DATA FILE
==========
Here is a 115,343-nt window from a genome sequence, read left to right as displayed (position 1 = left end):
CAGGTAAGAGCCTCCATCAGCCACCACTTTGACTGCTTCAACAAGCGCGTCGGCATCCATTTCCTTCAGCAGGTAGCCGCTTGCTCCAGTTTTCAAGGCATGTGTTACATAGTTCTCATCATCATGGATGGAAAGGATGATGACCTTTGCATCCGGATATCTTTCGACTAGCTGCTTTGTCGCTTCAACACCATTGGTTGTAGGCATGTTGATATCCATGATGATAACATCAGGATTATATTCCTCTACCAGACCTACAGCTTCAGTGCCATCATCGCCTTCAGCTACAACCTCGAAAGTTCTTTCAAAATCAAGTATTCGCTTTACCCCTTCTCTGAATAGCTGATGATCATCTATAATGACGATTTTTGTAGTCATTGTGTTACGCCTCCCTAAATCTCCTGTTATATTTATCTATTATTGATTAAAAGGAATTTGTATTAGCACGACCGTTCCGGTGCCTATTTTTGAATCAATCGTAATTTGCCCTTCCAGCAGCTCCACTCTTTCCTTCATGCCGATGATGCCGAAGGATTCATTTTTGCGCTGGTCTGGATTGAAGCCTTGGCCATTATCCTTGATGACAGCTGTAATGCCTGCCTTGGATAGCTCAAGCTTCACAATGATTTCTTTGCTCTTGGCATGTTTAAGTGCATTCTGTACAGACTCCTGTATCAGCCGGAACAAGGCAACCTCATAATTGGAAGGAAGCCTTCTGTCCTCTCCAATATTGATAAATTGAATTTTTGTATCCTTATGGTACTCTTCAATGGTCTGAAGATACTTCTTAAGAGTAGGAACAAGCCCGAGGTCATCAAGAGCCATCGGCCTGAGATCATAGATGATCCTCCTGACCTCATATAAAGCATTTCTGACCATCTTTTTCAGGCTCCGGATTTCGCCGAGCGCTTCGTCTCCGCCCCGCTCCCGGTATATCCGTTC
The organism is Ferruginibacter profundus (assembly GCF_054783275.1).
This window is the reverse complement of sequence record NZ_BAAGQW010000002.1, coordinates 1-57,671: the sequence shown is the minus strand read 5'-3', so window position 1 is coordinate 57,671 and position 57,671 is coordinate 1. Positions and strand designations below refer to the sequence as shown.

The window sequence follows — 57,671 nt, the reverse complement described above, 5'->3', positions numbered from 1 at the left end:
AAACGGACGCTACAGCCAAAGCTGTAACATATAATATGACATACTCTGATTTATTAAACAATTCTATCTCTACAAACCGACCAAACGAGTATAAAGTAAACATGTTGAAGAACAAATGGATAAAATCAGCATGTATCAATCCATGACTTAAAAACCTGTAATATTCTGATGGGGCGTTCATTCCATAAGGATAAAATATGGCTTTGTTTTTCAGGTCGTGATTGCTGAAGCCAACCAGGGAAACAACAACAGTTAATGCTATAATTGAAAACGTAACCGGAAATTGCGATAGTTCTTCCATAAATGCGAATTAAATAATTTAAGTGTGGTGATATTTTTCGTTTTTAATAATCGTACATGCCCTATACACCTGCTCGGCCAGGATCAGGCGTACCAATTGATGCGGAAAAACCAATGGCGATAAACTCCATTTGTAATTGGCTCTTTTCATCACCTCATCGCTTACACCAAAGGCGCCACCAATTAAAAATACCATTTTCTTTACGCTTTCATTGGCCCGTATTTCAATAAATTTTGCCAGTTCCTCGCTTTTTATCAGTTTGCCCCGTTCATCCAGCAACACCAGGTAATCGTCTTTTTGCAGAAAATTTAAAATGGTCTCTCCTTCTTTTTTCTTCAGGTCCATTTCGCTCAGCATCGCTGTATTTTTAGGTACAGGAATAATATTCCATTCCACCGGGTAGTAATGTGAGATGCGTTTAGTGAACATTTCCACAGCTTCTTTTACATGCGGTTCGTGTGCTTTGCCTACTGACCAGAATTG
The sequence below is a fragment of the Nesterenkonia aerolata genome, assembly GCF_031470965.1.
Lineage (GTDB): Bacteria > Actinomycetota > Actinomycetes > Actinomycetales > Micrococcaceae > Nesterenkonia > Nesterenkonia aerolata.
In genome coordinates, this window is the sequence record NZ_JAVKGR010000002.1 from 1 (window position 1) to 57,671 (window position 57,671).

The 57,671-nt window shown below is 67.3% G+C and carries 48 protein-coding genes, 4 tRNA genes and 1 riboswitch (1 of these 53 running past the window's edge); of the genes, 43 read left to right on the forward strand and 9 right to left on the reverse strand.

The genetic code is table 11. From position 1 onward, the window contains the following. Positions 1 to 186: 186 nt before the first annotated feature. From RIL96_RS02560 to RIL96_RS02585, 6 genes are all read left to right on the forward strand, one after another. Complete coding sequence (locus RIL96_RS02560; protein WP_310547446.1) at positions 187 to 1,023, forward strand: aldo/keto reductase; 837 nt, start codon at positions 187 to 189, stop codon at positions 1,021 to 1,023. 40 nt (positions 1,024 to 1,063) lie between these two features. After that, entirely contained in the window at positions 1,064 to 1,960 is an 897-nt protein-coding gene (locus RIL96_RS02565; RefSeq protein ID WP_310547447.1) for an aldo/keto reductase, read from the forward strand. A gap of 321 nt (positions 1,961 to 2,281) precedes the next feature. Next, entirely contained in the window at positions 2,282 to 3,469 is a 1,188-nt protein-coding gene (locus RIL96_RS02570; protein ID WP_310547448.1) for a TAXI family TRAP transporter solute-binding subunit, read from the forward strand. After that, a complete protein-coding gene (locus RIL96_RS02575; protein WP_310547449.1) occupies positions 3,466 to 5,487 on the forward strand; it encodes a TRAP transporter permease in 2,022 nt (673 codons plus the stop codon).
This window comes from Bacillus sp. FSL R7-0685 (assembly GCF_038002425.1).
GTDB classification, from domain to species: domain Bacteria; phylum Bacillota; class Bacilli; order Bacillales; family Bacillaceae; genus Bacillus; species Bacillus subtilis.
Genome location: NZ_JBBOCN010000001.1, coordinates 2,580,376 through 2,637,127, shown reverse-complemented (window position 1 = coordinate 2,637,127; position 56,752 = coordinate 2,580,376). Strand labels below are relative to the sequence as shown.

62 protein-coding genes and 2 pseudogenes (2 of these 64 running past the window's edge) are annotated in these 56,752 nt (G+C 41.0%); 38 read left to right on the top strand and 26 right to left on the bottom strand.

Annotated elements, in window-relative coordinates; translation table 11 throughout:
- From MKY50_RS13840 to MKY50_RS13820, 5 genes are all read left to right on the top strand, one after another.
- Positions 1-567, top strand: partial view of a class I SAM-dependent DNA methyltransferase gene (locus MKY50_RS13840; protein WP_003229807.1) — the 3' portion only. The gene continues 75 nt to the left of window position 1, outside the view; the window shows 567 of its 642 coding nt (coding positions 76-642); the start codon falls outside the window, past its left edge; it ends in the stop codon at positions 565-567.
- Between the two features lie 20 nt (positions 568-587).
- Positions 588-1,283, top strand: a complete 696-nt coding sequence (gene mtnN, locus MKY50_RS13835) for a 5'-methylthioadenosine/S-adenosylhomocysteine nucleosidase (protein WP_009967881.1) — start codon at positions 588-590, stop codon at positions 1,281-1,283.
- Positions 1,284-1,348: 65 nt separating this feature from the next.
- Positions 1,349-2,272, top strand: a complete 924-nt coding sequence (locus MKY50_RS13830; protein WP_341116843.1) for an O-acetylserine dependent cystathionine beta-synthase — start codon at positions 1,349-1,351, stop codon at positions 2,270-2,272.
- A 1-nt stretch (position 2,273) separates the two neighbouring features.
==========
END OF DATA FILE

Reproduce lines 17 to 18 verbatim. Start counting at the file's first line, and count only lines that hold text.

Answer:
- From MKY50_RS13840 to MKY50_RS13820, 5 genes are all read left to right on the top strand, one after another.
- Positions 1-567, top strand: partial view of a class I SAM-dependent DNA methyltransferase gene (locus MKY50_RS13840; protein WP_003229807.1) — the 3' portion only. The gene continues 75 nt to the left of window position 1, outside the view; the window shows 567 of its 642 coding nt (coding positions 76-642); the start codon falls outside the window, past its left edge; it ends in the stop codon at positions 565-567.